Christal Ann Rice Cooper

Christal Ann Rice Cooper
Christal Ann Rice Cooper March 2017

Thursday, November 19, 2015

Steven Clayton "Wildcat" Thomason - "The Trolls At the Public's Bridge."

Christal Cooper

Steven Clayton Thomason Versus the AHLB:
The Trolls At The Public’s Bridge

“The Alabama Homebuilder’s Licensure Board are the trolls at the work bridge and they will not let us pass unless we submit to their builder and their organizations.”
--Steven Clayton Thomason


       Montgomery, Alabama resident Steven Clayton Thomason is challenging the constitutionality of the Homebuilders Alabama State Law ALA Code 1975 (34-14-1) which states that individuals who do not hold a homebuilder’s license and work on contracts of over $10,000 can be subjected up to a year of jail time.
       In addition, Thomason, acting as his own attorney, has filed a $1.2 Million lawsuit against 12 members of the Alabama Home Licensure Board ($100,000 per member); District Attorney Daryl Baily for malicious prosecution; other judges and officials; and clients Marvin and Tornida Daniels, Matilda Long, and Joy Jackson for lack of payment.
Thomason insists that the law is unconstitutional for numerous reasons:    
1.  Subjects minority contractors to unlawful arrests
2.  Resulted in racial profiling of minority contractors.
3.  The homebuilder’s law mandates its law enforcement investigators to arrest any contractor trying to enforce a contract in court.
4.  These minority contractors are blacklisted and unlawfully harassed, detained, or arrested when they have a complaint from a homeowner that the sub-contractor lacks a homebuilder license. 
5.  The board turns a blind eye to the unlawful actions of the homeowners, most of who are trying to get out of paying a legitimate bill owed to the contractor or committing insurance fraud.  
6.  It doesn’t matter if the complaints are true or not, and this process violates the fourth amendment and Alabama’s criminal laws (section 40-2-20 Witnesses-incriminating testimony perjury).



“This law protects those who are in power. It restricts the mama and pop businesses who were there before the law went into effect.  It doesn’t serve the public interest; it serves their interest.” 



    Thomason, who has been acting as a
Sub-contractor since 1994 and with hundreds of satisfied clients, comes from a family of hard-workers –his mother Annie B. Jackson Thomason, originally from Coosa County, Alabama, moved to New Jersey where she led a successful musical career; and his father, James Wesley Thomason, worked as a truck driver and mill worker.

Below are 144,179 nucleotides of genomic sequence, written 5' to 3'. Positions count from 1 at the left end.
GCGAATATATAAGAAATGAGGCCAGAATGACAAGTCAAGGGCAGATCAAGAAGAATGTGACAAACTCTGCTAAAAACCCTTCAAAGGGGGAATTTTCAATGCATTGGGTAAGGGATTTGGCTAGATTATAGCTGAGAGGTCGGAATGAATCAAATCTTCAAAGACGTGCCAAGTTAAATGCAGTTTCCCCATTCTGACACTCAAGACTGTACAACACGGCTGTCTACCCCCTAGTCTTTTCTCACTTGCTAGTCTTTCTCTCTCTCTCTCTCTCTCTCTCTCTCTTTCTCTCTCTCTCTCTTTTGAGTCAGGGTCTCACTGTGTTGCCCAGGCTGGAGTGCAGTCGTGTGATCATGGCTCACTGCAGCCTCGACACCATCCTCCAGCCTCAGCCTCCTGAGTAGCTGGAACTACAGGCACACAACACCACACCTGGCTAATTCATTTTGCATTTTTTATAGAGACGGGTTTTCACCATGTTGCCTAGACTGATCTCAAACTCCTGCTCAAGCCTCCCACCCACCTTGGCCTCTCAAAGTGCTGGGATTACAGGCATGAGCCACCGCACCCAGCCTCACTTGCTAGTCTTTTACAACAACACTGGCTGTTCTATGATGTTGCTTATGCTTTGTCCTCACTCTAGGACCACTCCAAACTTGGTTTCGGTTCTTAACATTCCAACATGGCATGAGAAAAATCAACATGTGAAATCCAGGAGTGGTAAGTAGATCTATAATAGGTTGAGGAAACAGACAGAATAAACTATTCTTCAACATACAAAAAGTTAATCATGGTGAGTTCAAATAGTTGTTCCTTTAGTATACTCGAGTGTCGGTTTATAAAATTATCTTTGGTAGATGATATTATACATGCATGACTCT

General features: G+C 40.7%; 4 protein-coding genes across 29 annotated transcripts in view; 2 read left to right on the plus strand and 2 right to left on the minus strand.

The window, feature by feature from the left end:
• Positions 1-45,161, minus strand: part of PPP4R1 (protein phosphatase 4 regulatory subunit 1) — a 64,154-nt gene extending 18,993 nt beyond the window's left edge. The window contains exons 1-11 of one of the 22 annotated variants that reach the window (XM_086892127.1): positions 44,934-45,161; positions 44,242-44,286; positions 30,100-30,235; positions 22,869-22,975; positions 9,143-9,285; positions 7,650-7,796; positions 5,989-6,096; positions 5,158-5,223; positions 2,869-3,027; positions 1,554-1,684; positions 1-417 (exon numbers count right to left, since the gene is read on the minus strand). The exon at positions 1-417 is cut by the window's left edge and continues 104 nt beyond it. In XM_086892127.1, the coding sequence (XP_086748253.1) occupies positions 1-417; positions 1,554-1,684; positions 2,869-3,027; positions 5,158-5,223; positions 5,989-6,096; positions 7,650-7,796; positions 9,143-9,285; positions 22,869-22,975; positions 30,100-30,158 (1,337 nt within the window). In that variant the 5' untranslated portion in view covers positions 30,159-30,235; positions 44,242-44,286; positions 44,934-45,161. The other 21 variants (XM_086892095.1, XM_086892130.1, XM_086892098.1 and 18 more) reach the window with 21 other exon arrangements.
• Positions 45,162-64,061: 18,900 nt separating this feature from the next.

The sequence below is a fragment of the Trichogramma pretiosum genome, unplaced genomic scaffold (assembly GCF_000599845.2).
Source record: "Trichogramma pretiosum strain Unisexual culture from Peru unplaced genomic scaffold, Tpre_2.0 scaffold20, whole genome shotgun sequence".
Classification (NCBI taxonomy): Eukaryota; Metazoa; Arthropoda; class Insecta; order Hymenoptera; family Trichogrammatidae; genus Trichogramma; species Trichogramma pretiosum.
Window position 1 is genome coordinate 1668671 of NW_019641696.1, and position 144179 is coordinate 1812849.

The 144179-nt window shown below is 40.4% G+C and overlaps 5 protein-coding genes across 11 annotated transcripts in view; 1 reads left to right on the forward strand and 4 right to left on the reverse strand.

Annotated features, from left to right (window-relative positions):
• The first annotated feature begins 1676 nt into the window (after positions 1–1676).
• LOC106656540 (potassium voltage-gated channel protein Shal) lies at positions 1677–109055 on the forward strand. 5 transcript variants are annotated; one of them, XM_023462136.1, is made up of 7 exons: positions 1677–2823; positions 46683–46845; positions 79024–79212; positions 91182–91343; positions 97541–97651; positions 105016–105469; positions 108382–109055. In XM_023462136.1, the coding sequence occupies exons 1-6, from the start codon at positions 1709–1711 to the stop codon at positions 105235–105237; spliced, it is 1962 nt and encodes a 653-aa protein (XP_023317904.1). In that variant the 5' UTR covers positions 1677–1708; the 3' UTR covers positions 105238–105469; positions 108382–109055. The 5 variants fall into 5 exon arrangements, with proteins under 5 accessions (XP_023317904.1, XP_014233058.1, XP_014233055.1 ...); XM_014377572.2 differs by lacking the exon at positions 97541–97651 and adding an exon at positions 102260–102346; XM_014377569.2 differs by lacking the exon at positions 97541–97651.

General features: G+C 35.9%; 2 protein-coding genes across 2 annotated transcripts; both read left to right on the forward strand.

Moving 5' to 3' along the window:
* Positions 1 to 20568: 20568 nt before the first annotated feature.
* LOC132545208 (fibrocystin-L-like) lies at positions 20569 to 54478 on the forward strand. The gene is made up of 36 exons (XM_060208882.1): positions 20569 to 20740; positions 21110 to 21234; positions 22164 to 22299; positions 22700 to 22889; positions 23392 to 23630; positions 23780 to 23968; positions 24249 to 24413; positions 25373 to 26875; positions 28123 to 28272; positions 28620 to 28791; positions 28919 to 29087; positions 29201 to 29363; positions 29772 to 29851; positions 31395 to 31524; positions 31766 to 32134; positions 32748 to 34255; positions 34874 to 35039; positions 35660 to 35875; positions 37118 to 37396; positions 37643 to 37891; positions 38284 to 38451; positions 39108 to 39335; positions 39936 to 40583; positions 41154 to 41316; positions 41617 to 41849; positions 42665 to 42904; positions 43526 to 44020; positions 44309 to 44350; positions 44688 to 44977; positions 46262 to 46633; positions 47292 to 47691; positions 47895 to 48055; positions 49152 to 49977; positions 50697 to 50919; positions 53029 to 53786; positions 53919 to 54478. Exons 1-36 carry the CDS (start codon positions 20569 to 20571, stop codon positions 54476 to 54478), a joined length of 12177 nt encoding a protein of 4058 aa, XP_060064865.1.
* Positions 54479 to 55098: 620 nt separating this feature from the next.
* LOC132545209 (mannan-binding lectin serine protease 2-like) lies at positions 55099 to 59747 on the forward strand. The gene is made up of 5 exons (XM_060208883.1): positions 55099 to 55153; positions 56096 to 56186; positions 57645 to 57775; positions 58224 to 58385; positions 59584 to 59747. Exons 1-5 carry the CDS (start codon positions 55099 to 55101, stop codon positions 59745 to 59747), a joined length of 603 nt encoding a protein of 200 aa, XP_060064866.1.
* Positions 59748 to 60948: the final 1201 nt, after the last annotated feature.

Thomason, the second of five sons, was born in Brunswick, New Jersey and moved to Montgomery, Alabama where he has resided since he was six years old.


       By the age of 20, he was a supervisor for the Russell Corporation, the leading textile in professional sports. During this time he started working on housing projects on the side.
       “I did my cleaning contract on the side – always paintings houses.  I was always around construction.”



       At age 28, he left Russell Corporation to work for Rite Way Cleaning Services which he maintained until age 30, when he started working for the Kirby Company where he was the top sales person and a motivational speaker for the company.  It was also a happy family affair – his wife, the late Priscilla Thomas Thomason was the office manager/factory distributor.



       In 1998 he decided to go into construction full time and obtained his State Occupational License, which preceded the Homebuilders Alabama State Law ALA Code 1975 (34-14-1), giving him the legal authority to do any constructional work in the state of Alabama up to $100,000.  He also obtained city licenses for each city he worked in the state of Alabama, which included Washington County.  He also obtained a license giving him legal authority to work in the states of Louisiana and Georgia. 



       “I worked everything from commercial to water treatment plants to commercial buildings to Raceway Convenient stores, all in sub-contractor formats.  I was always in compliance.  During this time I was working for Home Depot doing roofing for the State of Alabama earning over $10,000 per job.”



       Between the years of 2007 to 2009 the mortgage crises occurred and it is during this time that, according to Thomason, the established homebuilders did a licensing scheme to redefine the term “homebuilder” in order to push the mom and pop builders out, majority of who are minorities.
In 2007, everyone in Washington County who had an occupational license was “grandfathered” in, which included Thomason.